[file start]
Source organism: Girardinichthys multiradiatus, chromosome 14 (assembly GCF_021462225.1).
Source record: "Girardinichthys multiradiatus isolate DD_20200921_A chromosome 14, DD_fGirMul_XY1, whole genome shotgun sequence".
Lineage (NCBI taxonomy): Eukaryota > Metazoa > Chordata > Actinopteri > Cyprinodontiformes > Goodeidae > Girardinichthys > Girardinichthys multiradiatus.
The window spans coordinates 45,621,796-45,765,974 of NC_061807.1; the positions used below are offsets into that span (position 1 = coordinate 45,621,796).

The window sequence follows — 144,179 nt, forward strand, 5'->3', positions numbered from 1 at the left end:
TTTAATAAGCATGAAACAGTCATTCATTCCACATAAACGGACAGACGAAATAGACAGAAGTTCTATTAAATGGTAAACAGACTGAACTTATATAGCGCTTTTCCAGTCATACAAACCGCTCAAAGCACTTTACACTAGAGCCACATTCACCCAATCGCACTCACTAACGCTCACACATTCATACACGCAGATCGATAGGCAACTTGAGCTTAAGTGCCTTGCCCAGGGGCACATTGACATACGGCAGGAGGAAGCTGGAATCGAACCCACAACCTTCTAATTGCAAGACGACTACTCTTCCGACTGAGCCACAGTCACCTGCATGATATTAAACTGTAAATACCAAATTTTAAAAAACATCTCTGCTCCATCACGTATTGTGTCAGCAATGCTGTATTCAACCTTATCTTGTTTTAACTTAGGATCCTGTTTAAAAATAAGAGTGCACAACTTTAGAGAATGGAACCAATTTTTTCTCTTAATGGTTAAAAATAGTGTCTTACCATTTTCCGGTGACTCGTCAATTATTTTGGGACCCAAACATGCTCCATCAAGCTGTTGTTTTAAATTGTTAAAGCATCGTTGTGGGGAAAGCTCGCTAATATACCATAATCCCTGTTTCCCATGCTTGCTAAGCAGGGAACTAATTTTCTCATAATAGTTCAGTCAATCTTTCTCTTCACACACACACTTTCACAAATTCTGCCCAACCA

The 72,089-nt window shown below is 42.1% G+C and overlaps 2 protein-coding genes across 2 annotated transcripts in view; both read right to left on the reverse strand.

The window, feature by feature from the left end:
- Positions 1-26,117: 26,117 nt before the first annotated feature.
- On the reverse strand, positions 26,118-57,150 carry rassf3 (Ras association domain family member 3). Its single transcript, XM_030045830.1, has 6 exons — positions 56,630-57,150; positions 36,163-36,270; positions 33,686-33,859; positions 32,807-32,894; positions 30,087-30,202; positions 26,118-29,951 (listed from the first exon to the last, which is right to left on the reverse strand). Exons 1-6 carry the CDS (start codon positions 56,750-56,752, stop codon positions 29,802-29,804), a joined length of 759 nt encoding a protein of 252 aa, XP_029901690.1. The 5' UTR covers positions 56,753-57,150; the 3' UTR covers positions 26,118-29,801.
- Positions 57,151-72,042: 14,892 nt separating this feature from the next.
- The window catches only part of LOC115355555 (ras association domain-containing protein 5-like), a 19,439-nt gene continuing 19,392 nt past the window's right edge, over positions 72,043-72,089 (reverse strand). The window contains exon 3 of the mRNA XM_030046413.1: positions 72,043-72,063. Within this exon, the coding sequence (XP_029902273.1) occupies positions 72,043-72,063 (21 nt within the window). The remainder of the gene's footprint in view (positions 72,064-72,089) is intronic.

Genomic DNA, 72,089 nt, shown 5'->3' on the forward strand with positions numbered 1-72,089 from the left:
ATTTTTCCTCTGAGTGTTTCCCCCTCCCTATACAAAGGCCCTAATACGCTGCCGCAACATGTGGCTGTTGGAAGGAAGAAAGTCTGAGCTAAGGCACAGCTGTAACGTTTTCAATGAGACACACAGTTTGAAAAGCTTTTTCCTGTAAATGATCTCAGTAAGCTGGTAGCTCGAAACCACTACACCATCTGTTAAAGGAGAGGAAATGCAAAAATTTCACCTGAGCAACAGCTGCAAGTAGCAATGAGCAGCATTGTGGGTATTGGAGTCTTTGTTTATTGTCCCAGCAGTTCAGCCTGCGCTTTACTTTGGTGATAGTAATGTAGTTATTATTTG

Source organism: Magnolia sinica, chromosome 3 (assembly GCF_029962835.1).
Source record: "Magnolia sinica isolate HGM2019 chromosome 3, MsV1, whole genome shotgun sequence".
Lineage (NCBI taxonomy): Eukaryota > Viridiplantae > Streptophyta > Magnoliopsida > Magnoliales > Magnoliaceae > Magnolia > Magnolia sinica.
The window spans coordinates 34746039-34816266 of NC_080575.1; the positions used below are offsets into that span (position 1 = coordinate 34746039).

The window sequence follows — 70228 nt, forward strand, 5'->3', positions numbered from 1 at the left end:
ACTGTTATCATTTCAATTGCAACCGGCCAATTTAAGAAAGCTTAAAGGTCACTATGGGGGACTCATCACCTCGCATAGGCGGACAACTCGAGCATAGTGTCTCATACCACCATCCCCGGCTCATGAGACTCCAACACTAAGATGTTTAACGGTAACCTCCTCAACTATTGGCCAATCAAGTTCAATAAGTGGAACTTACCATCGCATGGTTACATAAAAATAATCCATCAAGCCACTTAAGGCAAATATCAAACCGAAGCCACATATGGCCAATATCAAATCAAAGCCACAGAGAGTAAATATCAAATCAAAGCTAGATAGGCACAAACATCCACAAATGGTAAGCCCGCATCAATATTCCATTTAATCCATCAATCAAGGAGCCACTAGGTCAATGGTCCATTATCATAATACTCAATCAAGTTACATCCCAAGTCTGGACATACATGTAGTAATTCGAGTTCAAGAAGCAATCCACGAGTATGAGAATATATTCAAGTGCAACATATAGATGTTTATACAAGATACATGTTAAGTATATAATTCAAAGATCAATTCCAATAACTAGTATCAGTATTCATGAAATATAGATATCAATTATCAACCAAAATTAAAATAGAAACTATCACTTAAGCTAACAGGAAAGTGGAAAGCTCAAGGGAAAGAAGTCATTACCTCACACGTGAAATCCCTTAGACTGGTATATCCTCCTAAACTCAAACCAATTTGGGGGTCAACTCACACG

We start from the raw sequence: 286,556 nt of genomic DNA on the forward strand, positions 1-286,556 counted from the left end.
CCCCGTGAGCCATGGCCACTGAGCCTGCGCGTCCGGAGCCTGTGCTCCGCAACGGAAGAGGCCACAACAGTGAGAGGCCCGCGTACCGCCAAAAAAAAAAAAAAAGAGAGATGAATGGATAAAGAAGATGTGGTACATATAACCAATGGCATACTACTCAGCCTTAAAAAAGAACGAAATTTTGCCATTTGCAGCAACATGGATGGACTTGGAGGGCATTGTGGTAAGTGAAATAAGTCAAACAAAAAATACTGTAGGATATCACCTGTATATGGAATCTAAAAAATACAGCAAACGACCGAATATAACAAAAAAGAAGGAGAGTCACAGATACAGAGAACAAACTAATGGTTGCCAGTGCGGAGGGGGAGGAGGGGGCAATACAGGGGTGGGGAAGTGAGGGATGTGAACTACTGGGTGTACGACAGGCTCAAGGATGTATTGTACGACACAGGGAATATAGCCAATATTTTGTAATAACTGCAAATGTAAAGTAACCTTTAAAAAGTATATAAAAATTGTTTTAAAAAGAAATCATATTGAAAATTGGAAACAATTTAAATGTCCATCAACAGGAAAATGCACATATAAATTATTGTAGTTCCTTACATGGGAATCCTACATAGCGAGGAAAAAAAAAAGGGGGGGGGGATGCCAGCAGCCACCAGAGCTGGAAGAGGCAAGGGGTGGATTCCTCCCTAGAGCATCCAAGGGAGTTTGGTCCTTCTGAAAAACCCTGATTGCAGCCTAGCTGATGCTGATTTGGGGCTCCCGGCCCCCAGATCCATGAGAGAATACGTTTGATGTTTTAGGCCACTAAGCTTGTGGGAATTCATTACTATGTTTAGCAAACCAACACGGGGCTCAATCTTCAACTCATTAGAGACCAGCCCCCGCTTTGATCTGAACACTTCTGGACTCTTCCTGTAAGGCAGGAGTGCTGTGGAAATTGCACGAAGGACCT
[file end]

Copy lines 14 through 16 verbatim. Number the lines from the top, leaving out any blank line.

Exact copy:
ATTTTTCCTCTGAGTGTTTCCCCCTCCCTATACAAAGGCCCTAATACGCTGCCGCAACATGTGGCTGTTGGAAGGAAGAAAGTCTGAGCTAAGGCACAGCTGTAACGTTTTCAATGAGACACACAGTTTGAAAAGCTTTTTCCTGTAAATGATCTCAGTAAGCTGGTAGCTCGAAACCACTACACCATCTGTTAAAGGAGAGGAAATGCAAAAATTTCACCTGAGCAACAGCTGCAAGTAGCAATGAGCAGCATTGTGGGTATTGGAGTCTTTGTTTATTGTCCCAGCAGTTCAGCCTGCGCTTTACTTTGGTGATAGTAATGTAGTTATTATTTG

Source organism: Magnolia sinica, chromosome 3 (assembly GCF_029962835.1).
Source record: "Magnolia sinica isolate HGM2019 chromosome 3, MsV1, whole genome shotgun sequence".